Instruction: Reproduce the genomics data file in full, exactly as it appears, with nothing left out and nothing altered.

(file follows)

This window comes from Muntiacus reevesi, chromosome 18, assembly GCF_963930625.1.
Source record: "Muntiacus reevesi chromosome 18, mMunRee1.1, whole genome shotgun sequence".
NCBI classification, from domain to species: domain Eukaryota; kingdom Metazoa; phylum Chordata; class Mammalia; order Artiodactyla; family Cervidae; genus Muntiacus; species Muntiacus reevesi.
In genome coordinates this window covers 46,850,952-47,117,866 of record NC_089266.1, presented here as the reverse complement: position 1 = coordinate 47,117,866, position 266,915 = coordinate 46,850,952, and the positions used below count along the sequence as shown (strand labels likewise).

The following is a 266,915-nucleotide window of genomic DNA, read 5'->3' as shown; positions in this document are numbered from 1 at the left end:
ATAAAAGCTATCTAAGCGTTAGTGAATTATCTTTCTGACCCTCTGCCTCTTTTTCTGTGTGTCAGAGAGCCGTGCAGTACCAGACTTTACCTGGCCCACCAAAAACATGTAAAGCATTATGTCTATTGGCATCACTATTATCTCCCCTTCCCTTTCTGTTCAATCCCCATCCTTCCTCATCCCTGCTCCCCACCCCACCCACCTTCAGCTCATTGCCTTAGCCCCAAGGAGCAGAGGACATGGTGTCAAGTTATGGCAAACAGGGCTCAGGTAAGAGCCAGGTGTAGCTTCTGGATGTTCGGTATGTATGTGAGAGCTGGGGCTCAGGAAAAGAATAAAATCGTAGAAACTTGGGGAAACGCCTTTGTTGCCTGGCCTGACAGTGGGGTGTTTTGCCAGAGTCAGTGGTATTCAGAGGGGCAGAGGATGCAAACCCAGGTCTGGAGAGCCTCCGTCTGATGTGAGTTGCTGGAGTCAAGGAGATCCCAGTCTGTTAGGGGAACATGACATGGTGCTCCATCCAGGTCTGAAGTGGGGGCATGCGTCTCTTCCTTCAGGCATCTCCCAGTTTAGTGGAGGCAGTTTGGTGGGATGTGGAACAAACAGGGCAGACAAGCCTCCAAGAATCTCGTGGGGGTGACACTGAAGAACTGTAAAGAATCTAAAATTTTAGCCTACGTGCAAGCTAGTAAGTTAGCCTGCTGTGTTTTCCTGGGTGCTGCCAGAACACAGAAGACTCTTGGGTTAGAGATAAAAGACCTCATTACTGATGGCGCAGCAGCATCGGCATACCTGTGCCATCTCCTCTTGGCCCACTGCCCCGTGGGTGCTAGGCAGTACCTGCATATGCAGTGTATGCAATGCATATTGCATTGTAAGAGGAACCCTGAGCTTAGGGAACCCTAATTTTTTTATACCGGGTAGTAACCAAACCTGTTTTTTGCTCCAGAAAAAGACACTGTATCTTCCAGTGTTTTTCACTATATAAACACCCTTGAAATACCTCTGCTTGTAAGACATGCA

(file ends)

This window comes from Muntiacus reevesi, chromosome 18, assembly GCF_963930625.1.
Source record: "Muntiacus reevesi chromosome 18, mMunRee1.1, whole genome shotgun sequence".
NCBI classification, from domain to species: domain Eukaryota; kingdom Metazoa; phylum Chordata; class Mammalia; order Artiodactyla; family Cervidae; genus Muntiacus; species Muntiacus reevesi.
In genome coordinates this window covers 46,850,952-47,117,866 of record NC_089266.1, presented here as the reverse complement: position 1 = coordinate 47,117,866, position 266,915 = coordinate 46,850,952, and the positions used below count along the sequence as shown (strand labels likewise).

The following is a 266,915-nucleotide window of genomic DNA, read 5'->3' as shown; positions in this document are numbered from 1 at the left end:
ATAAAAGCTATCTAAGCGTTAGTGAATTATCTTTCTGACCCTCTGCCTCTTTTTCTGTGTGTCAGAGAGCCGTGCAGTACCAGACTTTACCTGGCCCACCAAAAACATGTAAAGCATTATGTCTATTGGCATCACTATTATCTCCCCTTCCCTTTCTGTTCAATCCCCATCCTTCCTCATCCCTGCTCCCCACCCCACCCACCTTCAGCTCATTGCCTTAGCCCCAAGGAGCAGAGGACATGGTGTCAAGTTATGGCAAACAGGGCTCAGGTAAGAGCCAGGTGTAGCTTCTGGATGTTCGGTATGTATGTGAGAGCTGGGGCTCAGGAAAAGAATAAAATCGTAGAAACTTGGGGAAACGCCTTTGTTGCCTGGCCTGACAGTGGGGTGTTTTGCCAGAGTCAGTGGTATTCAGAGGGGCAGAGGATGCAAACCCAGGTCTGGAGAGCCTCCGTCTGATGTGAGTTGCTGGAGTCAAGGAGATCCCAGTCTGTTAGGGGAACATGACATGGTGCTCCATCCAGGTCTGAAGTGGGGGCATGCGTCTCTTCCTTCAGGCATCTCCCAGTTTAGTGGAGGCAGTTTGGTGGGATGTGGAACAAACAGGGCAGACAAGCCTCCAAGAATCTCGTGGGGGTGACACTGAAGAACTGTAAAGAATCTAAAATTTTAGCCTACGTGCAAGCTAGTAAGTTAGCCTGCTGTGTTTTCCTGGGTGCTGCCAGAACACAGAAGACTCTTGGGTTAGAGATAAAAGACCTCATTACTGATGGCGCAGCAGCATCGGCATACCTGTGCCATCTCCTCTTGGCCCACTGCCCCGTGGGTGCTAGGCAGTACCTGCATATGCAGTGTATGCAATGCATATTGCATTGTAAGAGGAACCCTGAGCTTAGGGAACCCTAATTTTTTTATACCGGGTAGTAACCAAACCTGTTTTTTGCTCCAGAAAAAGACACTGTATCTTCCAGTGTTTTTCACTATATAAACACCCTTGAAATACCTCTGCTTGTAAGACATGCA